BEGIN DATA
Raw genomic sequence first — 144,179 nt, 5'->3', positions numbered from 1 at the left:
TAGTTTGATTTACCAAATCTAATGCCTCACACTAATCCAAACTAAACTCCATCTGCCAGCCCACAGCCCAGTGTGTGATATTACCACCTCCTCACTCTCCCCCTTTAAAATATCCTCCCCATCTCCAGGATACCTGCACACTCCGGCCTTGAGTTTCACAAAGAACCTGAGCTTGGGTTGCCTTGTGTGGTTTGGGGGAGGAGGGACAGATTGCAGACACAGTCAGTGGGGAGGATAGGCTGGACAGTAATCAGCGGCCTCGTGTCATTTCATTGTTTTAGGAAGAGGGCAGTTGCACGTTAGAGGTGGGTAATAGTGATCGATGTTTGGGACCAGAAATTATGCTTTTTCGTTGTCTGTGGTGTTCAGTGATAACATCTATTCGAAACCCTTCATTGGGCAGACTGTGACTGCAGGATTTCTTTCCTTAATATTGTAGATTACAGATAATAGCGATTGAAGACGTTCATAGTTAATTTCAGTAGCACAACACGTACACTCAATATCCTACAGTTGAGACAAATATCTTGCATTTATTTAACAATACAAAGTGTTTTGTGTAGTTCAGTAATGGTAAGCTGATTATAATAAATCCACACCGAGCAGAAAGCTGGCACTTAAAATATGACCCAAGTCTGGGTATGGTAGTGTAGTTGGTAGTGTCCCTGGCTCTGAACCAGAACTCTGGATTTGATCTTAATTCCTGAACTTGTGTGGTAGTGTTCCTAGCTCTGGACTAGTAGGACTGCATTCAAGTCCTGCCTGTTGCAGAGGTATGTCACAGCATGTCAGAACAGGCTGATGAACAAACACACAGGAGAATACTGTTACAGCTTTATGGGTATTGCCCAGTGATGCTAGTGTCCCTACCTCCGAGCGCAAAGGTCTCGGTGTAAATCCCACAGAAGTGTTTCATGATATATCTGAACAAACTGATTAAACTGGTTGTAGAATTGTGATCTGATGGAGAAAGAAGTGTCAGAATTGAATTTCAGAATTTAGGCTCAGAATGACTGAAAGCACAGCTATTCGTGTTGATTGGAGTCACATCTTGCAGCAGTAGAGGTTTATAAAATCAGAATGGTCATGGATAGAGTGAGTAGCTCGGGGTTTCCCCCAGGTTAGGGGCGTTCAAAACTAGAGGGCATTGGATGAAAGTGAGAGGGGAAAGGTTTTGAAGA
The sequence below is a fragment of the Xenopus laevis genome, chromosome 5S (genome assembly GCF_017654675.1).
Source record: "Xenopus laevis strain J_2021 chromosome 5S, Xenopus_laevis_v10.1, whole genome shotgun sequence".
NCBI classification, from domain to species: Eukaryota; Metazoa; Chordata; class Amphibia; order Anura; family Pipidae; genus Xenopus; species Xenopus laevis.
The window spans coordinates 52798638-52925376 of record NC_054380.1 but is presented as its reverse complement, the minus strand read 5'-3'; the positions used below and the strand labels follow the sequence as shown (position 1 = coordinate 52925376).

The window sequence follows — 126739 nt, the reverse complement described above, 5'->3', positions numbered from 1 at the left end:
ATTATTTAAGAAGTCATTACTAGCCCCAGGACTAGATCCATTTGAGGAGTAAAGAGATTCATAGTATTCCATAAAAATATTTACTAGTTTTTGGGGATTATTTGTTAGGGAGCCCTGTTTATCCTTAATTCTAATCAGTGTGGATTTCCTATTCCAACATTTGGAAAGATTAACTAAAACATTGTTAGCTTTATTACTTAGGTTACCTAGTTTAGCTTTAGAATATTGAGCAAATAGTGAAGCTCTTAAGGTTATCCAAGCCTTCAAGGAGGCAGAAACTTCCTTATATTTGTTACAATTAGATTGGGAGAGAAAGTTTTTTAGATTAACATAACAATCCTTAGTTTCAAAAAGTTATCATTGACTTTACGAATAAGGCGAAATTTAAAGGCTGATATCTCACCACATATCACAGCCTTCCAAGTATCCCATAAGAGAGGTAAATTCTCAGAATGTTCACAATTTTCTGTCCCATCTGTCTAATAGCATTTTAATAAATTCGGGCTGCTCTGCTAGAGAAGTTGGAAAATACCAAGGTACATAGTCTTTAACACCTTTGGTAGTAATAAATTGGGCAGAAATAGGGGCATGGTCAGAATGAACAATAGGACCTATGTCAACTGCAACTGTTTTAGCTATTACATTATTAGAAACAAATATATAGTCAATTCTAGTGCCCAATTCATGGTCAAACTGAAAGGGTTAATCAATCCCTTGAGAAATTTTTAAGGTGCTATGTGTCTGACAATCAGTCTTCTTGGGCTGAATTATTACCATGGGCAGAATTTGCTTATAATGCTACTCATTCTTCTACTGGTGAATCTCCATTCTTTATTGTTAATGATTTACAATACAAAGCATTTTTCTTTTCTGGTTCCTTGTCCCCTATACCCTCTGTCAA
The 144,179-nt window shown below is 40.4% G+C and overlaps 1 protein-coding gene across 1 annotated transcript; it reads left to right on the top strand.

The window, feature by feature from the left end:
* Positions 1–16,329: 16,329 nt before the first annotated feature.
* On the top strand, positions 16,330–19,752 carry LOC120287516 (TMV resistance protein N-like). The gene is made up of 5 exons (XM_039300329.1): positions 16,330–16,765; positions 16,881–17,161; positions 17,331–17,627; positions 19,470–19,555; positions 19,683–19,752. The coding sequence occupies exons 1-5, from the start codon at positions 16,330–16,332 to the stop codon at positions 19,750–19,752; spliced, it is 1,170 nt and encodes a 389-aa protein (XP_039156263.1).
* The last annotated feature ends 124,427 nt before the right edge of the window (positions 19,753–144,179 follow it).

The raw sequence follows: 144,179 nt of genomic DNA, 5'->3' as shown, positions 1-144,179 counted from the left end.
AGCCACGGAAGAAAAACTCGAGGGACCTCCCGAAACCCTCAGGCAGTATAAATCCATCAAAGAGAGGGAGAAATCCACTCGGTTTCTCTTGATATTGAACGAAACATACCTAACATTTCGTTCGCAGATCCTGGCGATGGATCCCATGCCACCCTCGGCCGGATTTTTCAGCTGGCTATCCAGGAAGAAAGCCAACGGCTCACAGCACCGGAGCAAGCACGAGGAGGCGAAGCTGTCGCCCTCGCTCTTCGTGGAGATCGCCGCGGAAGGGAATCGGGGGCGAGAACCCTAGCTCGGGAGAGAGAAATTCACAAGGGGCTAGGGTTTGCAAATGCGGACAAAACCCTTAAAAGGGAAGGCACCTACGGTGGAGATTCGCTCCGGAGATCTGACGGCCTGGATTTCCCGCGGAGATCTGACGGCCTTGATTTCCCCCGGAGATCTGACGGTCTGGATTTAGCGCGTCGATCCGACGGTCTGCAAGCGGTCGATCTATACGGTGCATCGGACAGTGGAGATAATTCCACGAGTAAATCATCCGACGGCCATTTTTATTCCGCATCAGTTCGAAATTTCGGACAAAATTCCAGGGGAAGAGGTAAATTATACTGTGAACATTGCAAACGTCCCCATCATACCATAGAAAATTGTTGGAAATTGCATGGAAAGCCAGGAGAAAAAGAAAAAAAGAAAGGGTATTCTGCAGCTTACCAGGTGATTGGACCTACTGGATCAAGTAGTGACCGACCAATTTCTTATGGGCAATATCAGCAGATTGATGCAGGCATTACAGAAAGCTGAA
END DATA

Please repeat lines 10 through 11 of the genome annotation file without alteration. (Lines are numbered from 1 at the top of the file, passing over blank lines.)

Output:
The window, feature by feature from the left end:
* Positions 1–16,329: 16,329 nt before the first annotated feature.